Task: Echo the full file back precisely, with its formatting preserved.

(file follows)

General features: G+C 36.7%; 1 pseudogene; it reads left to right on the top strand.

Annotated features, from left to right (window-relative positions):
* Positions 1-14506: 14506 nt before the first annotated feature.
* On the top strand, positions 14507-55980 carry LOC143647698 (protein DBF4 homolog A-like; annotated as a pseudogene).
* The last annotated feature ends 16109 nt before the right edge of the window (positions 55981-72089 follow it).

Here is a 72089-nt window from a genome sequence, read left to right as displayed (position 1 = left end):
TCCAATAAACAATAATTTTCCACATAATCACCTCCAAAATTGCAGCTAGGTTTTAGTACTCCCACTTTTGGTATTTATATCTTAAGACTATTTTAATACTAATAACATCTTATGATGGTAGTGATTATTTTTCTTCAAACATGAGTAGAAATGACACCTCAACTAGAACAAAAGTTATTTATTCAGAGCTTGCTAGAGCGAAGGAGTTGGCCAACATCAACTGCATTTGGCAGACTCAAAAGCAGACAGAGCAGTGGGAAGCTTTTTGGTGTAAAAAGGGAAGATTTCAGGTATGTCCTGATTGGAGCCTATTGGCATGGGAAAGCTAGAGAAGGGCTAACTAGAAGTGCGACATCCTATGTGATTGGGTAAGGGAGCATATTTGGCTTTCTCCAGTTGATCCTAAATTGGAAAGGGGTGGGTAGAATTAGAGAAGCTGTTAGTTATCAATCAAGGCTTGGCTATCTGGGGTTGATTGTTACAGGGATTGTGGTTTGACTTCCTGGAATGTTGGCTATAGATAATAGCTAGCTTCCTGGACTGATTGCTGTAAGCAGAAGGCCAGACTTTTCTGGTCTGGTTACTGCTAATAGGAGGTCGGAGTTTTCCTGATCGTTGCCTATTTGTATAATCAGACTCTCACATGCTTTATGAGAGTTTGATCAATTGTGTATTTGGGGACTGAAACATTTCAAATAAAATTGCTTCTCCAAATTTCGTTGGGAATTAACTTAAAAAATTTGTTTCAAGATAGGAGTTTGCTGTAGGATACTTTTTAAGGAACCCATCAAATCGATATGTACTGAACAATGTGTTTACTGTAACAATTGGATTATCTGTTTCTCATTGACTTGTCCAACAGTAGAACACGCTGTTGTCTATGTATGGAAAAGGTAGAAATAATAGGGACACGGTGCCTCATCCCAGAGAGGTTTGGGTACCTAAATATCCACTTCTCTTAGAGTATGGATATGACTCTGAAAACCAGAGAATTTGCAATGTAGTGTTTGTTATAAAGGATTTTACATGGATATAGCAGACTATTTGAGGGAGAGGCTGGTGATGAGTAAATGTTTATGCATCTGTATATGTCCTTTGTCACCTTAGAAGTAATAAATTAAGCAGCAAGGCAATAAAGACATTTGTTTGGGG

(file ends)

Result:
General features: G+C 36.7%; 1 pseudogene; it reads left to right on the top strand.

Annotated features, from left to right (window-relative positions):
* Positions 1-14506: 14506 nt before the first annotated feature.
* On the top strand, positions 14507-55980 carry LOC143647698 (protein DBF4 homolog A-like; annotated as a pseudogene).
* The last annotated feature ends 16109 nt before the right edge of the window (positions 55981-72089 follow it).

Here is a 72089-nt window from a genome sequence, read left to right as displayed (position 1 = left end):
TCCAATAAACAATAATTTTCCACATAATCACCTCCAAAATTGCAGCTAGGTTTTAGTACTCCCACTTTTGGTATTTATATCTTAAGACTATTTTAATACTAATAACATCTTATGATGGTAGTGATTATTTTTCTTCAAACATGAGTAGAAATGACACCTCAACTAGAACAAAAGTTATTTATTCAGAGCTTGCTAGAGCGAAGGAGTTGGCCAACATCAACTGCATTTGGCAGACTCAAAAGCAGACAGAGCAGTGGGAAGCTTTTTGGTGTAAAAAGGGAAGATTTCAGGTATGTCCTGATTGGAGCCTATTGGCATGGGAAAGCTAGAGAAGGGCTAACTAGAAGTGCGACATCCTATGTGATTGGGTAAGGGAGCATATTTGGCTTTCTCCAGTTGATCCTAAATTGGAAAGGGGTGGGTAGAATTAGAGAAGCTGTTAGTTATCAATCAAGGCTTGGCTATCTGGGGTTGATTGTTACAGGGATTGTGGTTTGACTTCCTGGAATGTTGGCTATAGATAATAGCTAGCTTCCTGGACTGATTGCTGTAAGCAGAAGGCCAGACTTTTCTGGTCTGGTTACTGCTAATAGGAGGTCGGAGTTTTCCTGATCGTTGCCTATTTGTATAATCAGACTCTCACATGCTTTATGAGAGTTTGATCAATTGTGTATTTGGGGACTGAAACATTTCAAATAAAATTGCTTCTCCAAATTTCGTTGGGAATTAACTTAAAAAATTTGTTTCAAGATAGGAGTTTGCTGTAGGATACTTTTTAAGGAACCCATCAAATCGATATGTACTGAACAATGTGTTTACTGTAACAATTGGATTATCTGTTTCTCATTGACTTGTCCAACAGTAGAACACGCTGTTGTCTATGTATGGAAAAGGTAGAAATAATAGGGACACGGTGCCTCATCCCAGAGAGGTTTGGGTACCTAAATATCCACTTCTCTTAGAGTATGGATATGACTCTGAAAACCAGAGAATTTGCAATGTAGTGTTTGTTATAAAGGATTTTACATGGATATAGCAGACTATTTGAGGGAGAGGCTGGTGATGAGTAAATGTTTATGCATCTGTATATGTCCTTTGTCACCTTAGAAGTAATAAATTAAGCAGCAAGGCAATAAAGACATTTGTTTGGGG